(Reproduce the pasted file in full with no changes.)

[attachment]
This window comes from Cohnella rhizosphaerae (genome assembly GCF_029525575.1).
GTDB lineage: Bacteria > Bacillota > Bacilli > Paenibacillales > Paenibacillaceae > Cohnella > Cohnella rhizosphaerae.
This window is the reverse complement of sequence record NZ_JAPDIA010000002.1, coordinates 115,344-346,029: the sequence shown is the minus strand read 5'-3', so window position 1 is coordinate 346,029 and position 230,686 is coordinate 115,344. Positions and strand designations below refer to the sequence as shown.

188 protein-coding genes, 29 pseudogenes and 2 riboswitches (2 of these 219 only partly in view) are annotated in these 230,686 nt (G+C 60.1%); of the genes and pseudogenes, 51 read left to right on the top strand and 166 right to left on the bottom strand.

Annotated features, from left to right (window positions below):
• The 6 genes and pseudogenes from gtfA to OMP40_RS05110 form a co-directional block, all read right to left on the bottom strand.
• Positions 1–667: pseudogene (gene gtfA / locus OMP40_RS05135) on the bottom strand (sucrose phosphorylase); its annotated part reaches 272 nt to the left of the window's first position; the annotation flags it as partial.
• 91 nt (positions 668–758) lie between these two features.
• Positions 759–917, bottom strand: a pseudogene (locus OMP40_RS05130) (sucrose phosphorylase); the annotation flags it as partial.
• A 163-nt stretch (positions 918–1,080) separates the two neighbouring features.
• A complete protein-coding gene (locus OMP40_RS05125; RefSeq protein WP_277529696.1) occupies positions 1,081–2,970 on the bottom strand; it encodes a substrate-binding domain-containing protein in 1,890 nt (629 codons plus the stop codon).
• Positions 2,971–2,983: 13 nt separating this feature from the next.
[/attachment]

This window comes from Cohnella rhizosphaerae (genome assembly GCF_029525575.1).
GTDB lineage: Bacteria > Bacillota > Bacilli > Paenibacillales > Paenibacillaceae > Cohnella > Cohnella rhizosphaerae.
This window is the reverse complement of sequence record NZ_JAPDIA010000002.1, coordinates 115,344-346,029: the sequence shown is the minus strand read 5'-3', so window position 1 is coordinate 346,029 and position 230,686 is coordinate 115,344. Positions and strand designations below refer to the sequence as shown.

188 protein-coding genes, 29 pseudogenes and 2 riboswitches (2 of these 219 only partly in view) are annotated in these 230,686 nt (G+C 60.1%); of the genes and pseudogenes, 51 read left to right on the top strand and 166 right to left on the bottom strand.

Annotated features, from left to right (window positions below):
• The 6 genes and pseudogenes from gtfA to OMP40_RS05110 form a co-directional block, all read right to left on the bottom strand.
• Positions 1–667: pseudogene (gene gtfA / locus OMP40_RS05135) on the bottom strand (sucrose phosphorylase); its annotated part reaches 272 nt to the left of the window's first position; the annotation flags it as partial.
• 91 nt (positions 668–758) lie between these two features.
• Positions 759–917, bottom strand: a pseudogene (locus OMP40_RS05130) (sucrose phosphorylase); the annotation flags it as partial.
• A 163-nt stretch (positions 918–1,080) separates the two neighbouring features.
• A complete protein-coding gene (locus OMP40_RS05125; RefSeq protein WP_277529696.1) occupies positions 1,081–2,970 on the bottom strand; it encodes a substrate-binding domain-containing protein in 1,890 nt (629 codons plus the stop codon).
• Positions 2,971–2,983: 13 nt separating this feature from the next.